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Spelling pronunciation

From Academic Kids

A spelling pronunciation is a pronunciation that, instead of reflecting the way the word was pronounced by previous generations of speakers, is a rendering in sound of the word's spelling. Spelling pronunciations compete, often effectively, with the older traditional pronunciation.

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Examples of English words with common spelling pronunciations

  • forte the noun, pronounced by many the same as forte the adverb
  • salmon, occasionally pronounced with [l]
  • comptroller, often pronounced with [mp]; accepted pronunciation is "controller"
  • ye the article, pronounced as if spelled with a Y instead of the printers' mark for the letter thorn
  • tortilla and other words from Spanish with the double-L
  • teat, pronounced (and now often spelled) "tit"
  • victuals, sometimes pronounced with [kt], or respelled "vittles"
  • The pronunciation of waistcoat as spelled is now more common than the previous pronunciation "weskit"

Spelling pronunciations and history

Spelling pronunciations often restore ancient pronunciation patterns. For example, centuries ago, the word often did have a [t], heard elsewhere in oft. The [t] dropped by a regular process before the ending -en, as elsewhere in soften, moisten, fasten. After the [t] fell, often continued to be spelled with t. The current tendency to pronounce the [t] thus restores an ancient rendition.

The word palm (in the sense, 'palm of the hand') was originally Latin, and had an [l] in that language. The word was inherited into French, where it lost the [l]: paume. From the French it was borrowed into Middle English, still without [l]: paume. Scholars, aware of its Latin origin, then introduced a (then-silent) 'l' into the spelling. The rendering of this l in pronunciation is apparently a fairly recent phenomenon.

Spelling pronunciation vs. analogical pronunciation

In some cases, we cannot tell if a pronunciation is a true spelling pronunciation. The alternative is that a word is being pronounced analogically, in essence as the "sum of its parts". Thus, forehead is commonly pronounced as a sequence of fore plus head, instead of the historically earlier "forrid"; and waistcoat is commonly pronounced as a sequence of waist and coat, instead of the historically earlier "westkit".

Analogical pronunciations can arise even when not supported by spelling. For example, inmost comes from Old English innemest, which contained the ordinary superlative suffix -est. The later switch to in + most was an analogical pronunciation.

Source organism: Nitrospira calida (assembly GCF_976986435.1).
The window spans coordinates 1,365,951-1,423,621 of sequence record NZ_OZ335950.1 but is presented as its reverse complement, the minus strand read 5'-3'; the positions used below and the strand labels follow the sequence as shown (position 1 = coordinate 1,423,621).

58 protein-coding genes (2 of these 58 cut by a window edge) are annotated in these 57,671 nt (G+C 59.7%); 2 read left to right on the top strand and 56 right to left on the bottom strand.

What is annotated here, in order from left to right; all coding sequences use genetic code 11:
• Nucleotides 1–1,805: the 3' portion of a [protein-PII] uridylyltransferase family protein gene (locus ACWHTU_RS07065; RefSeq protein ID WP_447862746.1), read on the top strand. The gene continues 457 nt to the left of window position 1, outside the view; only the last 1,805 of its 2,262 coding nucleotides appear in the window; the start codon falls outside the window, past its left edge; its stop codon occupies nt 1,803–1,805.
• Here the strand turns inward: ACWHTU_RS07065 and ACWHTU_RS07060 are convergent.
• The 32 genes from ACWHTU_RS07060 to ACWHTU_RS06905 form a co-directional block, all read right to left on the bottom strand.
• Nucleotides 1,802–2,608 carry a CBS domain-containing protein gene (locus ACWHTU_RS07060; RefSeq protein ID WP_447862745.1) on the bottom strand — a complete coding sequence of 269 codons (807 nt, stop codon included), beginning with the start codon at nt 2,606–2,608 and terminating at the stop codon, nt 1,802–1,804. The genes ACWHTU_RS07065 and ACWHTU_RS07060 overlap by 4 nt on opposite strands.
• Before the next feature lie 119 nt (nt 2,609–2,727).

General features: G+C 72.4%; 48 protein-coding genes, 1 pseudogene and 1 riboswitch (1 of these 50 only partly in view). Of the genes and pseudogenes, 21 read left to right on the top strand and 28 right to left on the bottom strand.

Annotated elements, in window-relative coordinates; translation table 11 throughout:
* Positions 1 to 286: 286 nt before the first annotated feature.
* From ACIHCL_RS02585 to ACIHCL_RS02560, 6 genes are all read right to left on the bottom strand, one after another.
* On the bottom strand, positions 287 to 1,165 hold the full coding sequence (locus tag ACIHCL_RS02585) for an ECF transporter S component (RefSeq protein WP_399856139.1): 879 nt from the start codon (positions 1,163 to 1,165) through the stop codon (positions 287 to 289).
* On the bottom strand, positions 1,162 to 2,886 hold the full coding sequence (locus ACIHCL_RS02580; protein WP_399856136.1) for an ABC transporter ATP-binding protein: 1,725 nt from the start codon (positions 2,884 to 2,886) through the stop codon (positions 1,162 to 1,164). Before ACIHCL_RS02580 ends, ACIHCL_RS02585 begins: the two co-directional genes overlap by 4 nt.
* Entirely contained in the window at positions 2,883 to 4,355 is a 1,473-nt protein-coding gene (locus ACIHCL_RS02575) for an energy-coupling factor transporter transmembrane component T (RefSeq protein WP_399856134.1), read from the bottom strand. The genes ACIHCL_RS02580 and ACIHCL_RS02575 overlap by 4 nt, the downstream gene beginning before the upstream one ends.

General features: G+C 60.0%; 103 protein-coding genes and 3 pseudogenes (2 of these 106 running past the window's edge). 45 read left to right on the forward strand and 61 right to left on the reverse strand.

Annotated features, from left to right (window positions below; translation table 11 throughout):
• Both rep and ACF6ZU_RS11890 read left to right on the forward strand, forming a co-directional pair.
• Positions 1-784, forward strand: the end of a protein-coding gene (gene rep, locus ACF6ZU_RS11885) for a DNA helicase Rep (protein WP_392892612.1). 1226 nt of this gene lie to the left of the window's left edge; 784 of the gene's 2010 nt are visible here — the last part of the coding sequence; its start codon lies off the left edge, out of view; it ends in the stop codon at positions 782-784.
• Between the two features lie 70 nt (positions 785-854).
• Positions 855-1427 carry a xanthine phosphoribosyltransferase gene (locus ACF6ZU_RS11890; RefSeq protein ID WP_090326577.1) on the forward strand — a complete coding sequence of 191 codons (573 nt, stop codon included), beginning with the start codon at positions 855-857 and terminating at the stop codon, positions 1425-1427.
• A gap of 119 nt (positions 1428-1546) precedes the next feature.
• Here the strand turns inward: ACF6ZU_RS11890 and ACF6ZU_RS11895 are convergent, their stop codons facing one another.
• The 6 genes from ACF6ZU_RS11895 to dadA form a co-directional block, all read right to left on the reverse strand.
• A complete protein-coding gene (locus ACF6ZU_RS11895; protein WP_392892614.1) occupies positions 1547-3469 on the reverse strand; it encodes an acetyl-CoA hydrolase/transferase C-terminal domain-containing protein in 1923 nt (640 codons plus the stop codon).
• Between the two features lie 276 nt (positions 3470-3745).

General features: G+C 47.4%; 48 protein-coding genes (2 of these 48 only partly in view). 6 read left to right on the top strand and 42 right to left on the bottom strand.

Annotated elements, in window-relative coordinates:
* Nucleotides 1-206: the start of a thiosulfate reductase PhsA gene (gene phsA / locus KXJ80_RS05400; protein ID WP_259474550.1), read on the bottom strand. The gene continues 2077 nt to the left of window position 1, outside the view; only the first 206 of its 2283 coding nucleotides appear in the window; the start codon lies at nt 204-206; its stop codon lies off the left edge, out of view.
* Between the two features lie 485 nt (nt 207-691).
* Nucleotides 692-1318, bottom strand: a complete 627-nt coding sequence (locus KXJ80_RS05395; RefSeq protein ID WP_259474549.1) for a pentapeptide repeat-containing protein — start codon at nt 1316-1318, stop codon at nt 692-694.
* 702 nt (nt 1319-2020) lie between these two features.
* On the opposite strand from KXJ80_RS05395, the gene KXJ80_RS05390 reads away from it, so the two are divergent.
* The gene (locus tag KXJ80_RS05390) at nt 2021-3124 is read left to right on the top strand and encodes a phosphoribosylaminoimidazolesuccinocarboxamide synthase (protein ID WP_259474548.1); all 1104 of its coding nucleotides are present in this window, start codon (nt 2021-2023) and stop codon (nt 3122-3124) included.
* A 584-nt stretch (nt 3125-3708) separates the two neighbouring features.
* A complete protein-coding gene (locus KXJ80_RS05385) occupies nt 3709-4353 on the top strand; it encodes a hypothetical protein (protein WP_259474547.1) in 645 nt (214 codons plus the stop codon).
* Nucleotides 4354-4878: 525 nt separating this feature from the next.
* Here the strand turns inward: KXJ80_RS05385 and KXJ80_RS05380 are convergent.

Many cases are ambiguous between spelling pronunciation and analogical pronunciation, and indeed may perhaps arise as a result of both factors operating simultaneously. The only unambiguous cases of spelling pronunciation are those in which the irregular spelling was introduced by idiosyncratic scribal practice, as in the "palm" example above.

Opinions about spelling pronunciation

Spelling pronunciations give rise to varied opinions. Often those who retain the old pronunciation consider the spelling pronunciation to be a mark of ignorance or insecurity. Those who use a spelling pronunciation may not be aware that it is one, and consider the historically authentic version to be slovenly, since it "slurs over" a letter.

Spelling pronunciations in children and foreigners

Children who read a great deal often produce spelling pronunciations, since they have no way of knowing, other than the spelling, how the rare words they encounter are correctly pronounced. Thoughtful parents usually try to correct such children's errors gently. Well-read second language learners are likewise vulnerable to producing spelling pronunciations.

See also

Books

  • See the index entries under "spelling pronunciation" from Leonard Bloomfield, Language (originally published 1933; current edition 1984, University of Chicago Press, Chicago; ISBN 812081195X).
  • Most of the etymologies and spelling histories above are taken from the Oxford English Dictionary.
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